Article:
Chapter XIV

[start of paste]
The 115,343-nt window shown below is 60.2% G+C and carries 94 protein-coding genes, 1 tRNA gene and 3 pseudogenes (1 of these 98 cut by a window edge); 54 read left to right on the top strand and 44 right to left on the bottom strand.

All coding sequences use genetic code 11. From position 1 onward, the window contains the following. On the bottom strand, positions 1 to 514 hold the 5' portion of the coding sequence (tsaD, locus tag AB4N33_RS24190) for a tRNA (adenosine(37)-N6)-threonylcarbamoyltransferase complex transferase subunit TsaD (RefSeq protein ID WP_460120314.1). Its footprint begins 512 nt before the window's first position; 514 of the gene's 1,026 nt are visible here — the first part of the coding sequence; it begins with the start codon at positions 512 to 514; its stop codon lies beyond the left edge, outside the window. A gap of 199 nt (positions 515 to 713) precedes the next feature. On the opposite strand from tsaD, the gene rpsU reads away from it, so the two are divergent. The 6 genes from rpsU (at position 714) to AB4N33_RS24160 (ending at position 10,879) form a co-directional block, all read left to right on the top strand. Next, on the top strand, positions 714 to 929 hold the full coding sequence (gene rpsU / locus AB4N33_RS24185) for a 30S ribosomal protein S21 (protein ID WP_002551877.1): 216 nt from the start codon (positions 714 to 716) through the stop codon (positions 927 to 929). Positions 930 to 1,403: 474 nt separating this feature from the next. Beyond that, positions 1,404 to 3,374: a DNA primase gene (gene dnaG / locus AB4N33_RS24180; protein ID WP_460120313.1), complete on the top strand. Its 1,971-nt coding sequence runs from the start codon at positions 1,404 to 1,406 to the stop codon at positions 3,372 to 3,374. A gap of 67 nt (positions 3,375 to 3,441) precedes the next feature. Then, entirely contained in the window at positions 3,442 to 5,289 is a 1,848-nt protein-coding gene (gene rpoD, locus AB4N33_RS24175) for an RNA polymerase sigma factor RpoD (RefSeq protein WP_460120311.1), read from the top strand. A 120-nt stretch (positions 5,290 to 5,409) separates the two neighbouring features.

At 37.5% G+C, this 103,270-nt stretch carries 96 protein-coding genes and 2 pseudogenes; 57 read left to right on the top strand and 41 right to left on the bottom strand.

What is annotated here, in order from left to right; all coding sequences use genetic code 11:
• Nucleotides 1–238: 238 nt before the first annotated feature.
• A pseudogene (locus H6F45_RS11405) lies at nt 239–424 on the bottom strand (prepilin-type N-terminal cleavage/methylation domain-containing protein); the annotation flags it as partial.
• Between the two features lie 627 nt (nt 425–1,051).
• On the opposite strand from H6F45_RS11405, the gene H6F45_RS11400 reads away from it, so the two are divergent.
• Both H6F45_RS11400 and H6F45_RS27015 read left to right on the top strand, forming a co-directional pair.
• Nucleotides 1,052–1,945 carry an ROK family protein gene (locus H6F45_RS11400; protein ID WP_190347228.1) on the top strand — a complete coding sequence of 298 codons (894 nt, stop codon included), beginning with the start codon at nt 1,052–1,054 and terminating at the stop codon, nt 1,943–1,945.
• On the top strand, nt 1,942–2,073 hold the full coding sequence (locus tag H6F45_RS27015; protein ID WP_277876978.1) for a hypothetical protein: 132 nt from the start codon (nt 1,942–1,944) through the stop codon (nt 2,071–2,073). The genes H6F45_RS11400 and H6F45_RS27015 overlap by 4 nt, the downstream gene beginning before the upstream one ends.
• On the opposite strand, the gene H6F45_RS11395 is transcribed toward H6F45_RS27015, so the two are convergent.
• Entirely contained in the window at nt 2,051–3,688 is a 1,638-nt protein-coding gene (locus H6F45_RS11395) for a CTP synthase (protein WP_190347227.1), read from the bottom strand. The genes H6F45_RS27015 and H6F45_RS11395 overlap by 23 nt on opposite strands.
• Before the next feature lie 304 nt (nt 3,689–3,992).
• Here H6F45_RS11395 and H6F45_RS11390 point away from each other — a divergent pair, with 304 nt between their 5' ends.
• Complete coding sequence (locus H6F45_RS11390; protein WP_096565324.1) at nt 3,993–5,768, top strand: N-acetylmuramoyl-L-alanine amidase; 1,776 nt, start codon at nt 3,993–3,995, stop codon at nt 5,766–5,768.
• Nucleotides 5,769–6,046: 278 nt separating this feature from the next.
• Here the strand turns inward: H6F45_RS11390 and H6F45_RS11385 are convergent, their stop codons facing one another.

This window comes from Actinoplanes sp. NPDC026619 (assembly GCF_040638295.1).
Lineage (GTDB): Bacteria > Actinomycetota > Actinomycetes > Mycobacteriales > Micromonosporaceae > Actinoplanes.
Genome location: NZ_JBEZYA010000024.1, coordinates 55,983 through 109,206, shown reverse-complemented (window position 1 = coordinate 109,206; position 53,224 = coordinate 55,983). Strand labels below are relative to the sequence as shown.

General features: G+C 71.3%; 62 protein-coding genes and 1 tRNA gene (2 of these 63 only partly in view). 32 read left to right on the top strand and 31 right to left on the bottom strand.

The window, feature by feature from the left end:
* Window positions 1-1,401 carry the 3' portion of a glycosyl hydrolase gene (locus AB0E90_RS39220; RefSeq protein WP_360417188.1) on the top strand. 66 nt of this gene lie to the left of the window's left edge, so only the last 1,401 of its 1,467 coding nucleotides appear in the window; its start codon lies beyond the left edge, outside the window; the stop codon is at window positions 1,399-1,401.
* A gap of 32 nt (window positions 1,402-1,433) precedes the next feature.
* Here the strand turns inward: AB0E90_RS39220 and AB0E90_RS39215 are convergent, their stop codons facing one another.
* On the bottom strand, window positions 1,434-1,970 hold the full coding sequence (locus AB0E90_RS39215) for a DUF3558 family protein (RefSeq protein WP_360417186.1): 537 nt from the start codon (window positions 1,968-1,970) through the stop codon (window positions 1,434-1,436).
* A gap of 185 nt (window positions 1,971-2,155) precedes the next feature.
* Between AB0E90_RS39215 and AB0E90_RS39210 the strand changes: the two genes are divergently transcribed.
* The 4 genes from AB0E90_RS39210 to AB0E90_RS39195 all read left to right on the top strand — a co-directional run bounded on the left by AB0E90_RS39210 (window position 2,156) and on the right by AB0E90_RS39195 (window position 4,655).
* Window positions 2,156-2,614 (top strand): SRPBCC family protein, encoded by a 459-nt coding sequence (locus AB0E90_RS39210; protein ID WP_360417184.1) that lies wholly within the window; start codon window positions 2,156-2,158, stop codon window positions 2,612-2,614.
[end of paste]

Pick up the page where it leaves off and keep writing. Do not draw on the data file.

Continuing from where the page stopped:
DURING DINNER, MR. BENNET scarcely spoke at all; but when the servants were withdrawn he thought it time to have some conversation with his guest, and therefore started a subject in which he expected him to shine, by observing that he seemed very fortunate in his patroness. Lady Catherine De Bourgh's attention to his wishes, and consideration for his comfort, appeared very remarkable. Mr. Bennet could not have chosen better. Mr. Collins was eloquent in her praise. The subject elevated him to more than usual solemnity of manner; and with a most important aspect he protested that “he had never in his life witnessed such behavior in a person of rank, such affability and condescension, as he had himself experienced from Lady Catherine. She had been graciously pleased to approve of both the discourses which he had already had the honor of preaching before her. She had also asked him twice to dine at Rosings, and had sent for him only the Saturday before, to make up her pool of quadrille in the evening. Lady Catherine was reckoned proud by many people, he knew, but he had never seen anything but affability in her. She had always spoken to him as she would to any other gentleman; she made not the smallest objection to his joining in the society of the neighborhood, nor to his leaving the parish occasionally for a week or two to visit his relations. She had even condescended to advise him to marry as soon as he could, provided he chose with discretion; and had once paid him a visit in his humble parsonage, where she had perfectly approved all the alterations he had been making, and had even vouchsafed to suggest some herself—some shelves in the closet upstairs.